Biopharmaceuticals are defined as protein drugs synthesized by recombinant biotechnology with the use of bacteria, virus, plant and animal cells. Biopharmaceuticals have created miracles in disease treatment since the time they have been launched and created wonders in the treatment of diseases which had no remedy earlier example orphan diseases (Nowicki, 2007). Biopharmaceuticals have been in use vastly since their emergence however, the expiration date of these drugs has become a huge concern in medical care.
Biosimilars (In Europe) or Follow-on biologics (In USA) are biopharmaceuticals which resemble biopharmaceuticals in their activity, but differ in the physical and chemical properties. They are considered to be the cheaper versions of biopharmaceuticals and claimed to be tested to elicit similar biological activities as that of original biopharmaceuticals (Covic and Kuhlmann, 2007). Some of the first examples of Biosimilars available in the market include Omnitrope, biosimilar to Genotropin and Valtropin which is biosimilar to Humatrope (Nau, 2006; Burger, 2006).
There are many Biosimilars being developed in the market which are waiting to be approved. POTENTIAL MERITS AND DEMERITS OF BIOSIMILARS: MERITS: Biosimilars had come as a boon to the biologists when there was a concern of biopharmaceuticals patent expiration. They are cheaper versions eliciting the same biological effects as that of original biopharmaceuticals. They help in treatment of many orphan diseases. DEMERITS: Biosimilars are not identical with biopharmaceuticals in structure, manufacturing and purification.
There are many potential problems identified with Biosimilars which include: Clinical, ethical sense in covering drugs: Many drugs are treated the same way regardless of the activity it provides. For example Avastin did not show any improvement in patient condition but another adjuvant drug Herceptin, decreased deaths due to breast cancer. Both of these drugs are treated the same way, which decreases cost effectiveness (Thomas et al., 2008).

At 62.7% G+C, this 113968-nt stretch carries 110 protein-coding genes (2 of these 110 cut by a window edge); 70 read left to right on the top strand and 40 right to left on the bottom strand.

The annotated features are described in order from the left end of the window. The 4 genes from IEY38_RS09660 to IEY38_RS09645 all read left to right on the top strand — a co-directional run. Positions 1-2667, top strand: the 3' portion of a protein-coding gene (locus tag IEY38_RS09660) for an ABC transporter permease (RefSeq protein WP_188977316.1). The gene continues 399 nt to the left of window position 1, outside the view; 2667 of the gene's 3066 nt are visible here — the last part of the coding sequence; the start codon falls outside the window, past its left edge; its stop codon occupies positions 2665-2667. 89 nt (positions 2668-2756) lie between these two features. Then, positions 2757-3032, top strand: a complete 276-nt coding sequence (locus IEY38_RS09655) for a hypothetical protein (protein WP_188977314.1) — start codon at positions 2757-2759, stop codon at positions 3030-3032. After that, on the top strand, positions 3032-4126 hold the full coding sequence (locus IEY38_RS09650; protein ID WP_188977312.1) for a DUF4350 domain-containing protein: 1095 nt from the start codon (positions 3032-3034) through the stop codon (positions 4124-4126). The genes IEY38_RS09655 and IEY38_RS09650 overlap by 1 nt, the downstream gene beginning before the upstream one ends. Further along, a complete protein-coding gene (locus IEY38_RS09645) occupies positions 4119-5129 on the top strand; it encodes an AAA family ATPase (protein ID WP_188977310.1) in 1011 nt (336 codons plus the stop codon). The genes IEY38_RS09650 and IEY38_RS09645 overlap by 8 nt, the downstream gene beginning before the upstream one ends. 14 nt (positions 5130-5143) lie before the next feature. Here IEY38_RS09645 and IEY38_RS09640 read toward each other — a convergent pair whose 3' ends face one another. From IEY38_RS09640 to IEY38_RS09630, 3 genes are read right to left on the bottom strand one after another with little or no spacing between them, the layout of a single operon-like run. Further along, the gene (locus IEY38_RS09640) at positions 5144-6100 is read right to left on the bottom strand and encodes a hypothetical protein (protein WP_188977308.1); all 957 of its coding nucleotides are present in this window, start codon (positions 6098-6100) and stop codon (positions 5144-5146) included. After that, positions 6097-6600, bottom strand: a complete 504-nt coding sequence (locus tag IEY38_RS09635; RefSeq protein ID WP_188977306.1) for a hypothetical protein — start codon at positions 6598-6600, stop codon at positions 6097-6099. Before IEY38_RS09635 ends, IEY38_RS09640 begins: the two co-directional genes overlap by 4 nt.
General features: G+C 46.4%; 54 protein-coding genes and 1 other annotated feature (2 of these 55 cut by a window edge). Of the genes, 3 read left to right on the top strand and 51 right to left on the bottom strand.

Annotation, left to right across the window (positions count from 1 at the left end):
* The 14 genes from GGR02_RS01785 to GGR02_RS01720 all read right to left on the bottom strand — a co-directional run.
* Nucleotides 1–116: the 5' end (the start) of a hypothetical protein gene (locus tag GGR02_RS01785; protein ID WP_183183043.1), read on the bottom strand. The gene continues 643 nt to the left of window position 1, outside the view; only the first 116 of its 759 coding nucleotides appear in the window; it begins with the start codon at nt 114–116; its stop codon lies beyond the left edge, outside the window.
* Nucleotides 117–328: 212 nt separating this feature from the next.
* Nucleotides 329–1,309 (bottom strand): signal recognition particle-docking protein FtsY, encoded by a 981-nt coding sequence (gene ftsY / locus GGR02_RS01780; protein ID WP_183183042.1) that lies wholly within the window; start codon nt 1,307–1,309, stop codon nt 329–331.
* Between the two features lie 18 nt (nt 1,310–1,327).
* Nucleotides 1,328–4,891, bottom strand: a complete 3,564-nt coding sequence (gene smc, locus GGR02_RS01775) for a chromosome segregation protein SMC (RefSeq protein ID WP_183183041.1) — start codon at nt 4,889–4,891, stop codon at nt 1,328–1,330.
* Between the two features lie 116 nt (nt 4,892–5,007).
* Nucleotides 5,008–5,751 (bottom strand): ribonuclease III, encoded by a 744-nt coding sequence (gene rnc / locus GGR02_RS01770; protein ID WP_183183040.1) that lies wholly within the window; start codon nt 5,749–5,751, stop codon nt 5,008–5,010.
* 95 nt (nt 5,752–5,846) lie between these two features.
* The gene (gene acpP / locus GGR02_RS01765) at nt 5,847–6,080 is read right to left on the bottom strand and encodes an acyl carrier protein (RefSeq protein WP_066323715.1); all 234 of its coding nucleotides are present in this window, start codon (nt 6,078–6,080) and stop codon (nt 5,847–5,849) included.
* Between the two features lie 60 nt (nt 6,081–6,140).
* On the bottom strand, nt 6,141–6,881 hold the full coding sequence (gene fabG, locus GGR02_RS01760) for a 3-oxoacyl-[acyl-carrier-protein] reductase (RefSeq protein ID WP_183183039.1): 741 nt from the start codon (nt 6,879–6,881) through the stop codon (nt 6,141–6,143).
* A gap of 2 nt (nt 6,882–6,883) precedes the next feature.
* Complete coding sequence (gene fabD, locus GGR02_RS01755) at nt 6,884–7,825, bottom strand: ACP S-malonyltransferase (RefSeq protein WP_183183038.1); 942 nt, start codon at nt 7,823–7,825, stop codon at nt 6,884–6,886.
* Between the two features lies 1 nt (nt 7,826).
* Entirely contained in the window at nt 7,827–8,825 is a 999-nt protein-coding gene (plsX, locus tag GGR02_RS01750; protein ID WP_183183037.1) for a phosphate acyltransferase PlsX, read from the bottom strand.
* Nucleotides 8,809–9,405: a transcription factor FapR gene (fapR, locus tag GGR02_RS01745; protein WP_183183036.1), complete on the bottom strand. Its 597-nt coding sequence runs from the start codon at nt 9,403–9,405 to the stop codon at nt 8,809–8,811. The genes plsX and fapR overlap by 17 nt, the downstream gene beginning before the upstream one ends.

INCREASING COSTS OF RECOMBINANT DRUGS: The use and value of recombinant drugs is increasing day to day, and health agencies in UK and USA have responded tremendously to this. Recombinant drugs and their variants are becoming extremely expensive and has become a challenge to both the governments. Keeping pace with the growing technology and health care needs has become a challenge to both the governments (Peter and Philips, 2007).
To address the situation, US government has strategically improved its health care plans in investing funds for research and development organizations for inventing follow on biologicals. This approach would be cost effective and rightly address the problem. Apart from initial funding, US and UK governments are planning to support more in further research of their improvement (Peter and Philips, 2007).
Another significant development by medicare is pay for performance to increase health care standards where money is paid according to performance shown (Alan et al. , 2008).
1. Michal,N. (2007) Basic Facts about Biosimilars. Kidney Blood Press Res . 230, pp. 267–272. 2. Nau, J. Y. (2006) Omnitrope, first ‘biosimilar’ drug of the European Union. Rev Med Suisse. 2, pp. 1206. 3. Thomas, H. , Lee, M. ,Ezekiel, J. , Emanuel, M. (2008) Tier 4 Drugs and the Fraying of the Social Compact. Engl j med . 359, pp. 4.